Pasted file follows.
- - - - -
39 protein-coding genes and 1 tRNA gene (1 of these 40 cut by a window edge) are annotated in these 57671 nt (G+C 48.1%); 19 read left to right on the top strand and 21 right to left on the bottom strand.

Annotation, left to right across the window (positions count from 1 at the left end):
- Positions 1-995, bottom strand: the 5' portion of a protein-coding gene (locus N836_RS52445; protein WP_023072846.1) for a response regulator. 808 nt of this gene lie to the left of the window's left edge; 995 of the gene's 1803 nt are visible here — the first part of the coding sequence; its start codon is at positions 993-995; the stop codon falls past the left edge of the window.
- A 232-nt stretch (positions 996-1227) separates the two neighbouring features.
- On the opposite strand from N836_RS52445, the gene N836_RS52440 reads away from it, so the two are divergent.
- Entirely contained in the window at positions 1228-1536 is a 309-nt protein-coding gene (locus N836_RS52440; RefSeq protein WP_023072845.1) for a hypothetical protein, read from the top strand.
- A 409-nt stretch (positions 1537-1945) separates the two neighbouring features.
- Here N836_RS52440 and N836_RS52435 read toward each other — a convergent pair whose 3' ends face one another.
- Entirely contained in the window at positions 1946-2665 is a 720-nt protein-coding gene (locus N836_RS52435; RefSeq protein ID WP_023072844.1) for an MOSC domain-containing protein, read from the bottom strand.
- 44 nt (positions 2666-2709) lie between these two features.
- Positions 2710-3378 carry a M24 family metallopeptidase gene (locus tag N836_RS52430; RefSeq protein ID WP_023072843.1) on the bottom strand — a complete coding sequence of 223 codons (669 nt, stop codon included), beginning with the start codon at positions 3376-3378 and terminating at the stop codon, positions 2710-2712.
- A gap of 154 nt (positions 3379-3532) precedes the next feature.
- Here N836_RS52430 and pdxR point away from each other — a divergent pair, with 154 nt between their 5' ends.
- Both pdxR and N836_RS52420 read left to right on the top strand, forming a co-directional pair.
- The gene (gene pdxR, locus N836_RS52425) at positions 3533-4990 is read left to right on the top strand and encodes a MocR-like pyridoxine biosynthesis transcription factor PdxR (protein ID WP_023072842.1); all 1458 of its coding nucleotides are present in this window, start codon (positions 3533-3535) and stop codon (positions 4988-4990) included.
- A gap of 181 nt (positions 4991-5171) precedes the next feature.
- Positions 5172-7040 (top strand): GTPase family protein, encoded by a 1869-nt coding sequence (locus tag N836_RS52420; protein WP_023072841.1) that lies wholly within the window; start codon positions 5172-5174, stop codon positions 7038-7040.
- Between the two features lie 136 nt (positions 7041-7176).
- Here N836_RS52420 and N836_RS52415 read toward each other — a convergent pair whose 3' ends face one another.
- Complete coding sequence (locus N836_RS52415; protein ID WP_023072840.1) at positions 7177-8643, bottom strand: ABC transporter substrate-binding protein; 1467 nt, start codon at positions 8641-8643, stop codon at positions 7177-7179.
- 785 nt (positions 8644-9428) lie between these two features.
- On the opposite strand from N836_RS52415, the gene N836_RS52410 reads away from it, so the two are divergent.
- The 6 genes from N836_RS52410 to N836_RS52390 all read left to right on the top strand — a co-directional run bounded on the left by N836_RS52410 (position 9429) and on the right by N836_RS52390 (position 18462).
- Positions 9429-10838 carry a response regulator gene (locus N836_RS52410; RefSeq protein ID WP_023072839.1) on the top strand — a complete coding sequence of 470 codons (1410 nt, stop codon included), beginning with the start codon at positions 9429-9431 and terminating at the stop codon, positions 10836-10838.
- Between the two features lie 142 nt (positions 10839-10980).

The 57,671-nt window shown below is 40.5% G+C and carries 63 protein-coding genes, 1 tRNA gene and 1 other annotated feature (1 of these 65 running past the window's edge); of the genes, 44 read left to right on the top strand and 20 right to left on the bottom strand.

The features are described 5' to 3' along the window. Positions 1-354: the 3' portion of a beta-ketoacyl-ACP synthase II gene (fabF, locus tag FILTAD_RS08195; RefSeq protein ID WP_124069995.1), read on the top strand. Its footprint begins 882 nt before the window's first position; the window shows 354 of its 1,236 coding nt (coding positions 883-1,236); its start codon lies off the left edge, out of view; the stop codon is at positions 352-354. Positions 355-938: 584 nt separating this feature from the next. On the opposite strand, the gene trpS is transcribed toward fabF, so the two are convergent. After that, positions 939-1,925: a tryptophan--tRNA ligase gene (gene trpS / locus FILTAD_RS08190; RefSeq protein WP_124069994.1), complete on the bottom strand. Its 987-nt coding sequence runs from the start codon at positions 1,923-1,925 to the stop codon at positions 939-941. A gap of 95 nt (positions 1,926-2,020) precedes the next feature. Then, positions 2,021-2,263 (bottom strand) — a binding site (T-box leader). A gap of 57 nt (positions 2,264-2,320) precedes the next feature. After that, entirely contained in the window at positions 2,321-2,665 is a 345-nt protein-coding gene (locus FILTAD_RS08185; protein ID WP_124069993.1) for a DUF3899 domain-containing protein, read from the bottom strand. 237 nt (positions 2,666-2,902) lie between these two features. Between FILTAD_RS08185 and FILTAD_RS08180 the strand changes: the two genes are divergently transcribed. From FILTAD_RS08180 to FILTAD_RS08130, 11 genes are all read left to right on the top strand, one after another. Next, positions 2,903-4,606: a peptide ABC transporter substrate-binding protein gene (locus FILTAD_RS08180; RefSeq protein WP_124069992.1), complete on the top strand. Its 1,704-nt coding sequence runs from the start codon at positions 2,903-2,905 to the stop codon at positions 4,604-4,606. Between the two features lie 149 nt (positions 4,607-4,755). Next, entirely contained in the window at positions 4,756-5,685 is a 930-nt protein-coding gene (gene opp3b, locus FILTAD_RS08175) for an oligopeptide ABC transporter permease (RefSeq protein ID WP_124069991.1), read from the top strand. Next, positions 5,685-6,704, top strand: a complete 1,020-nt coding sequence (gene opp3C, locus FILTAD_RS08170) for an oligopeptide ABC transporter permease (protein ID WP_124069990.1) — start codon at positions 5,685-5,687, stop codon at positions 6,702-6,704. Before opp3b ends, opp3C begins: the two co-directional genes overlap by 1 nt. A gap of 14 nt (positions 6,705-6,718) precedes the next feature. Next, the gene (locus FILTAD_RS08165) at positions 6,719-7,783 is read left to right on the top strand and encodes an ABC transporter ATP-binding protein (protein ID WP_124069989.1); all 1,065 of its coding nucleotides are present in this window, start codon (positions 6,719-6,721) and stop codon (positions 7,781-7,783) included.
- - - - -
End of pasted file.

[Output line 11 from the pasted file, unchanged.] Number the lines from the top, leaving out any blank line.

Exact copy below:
- Positions 2710-3378 carry a M24 family metallopeptidase gene (locus tag N836_RS52430; RefSeq protein ID WP_023072843.1) on the bottom strand — a complete coding sequence of 223 codons (669 nt, stop codon included), beginning with the start codon at positions 3376-3378 and terminating at the stop codon, positions 2710-2712.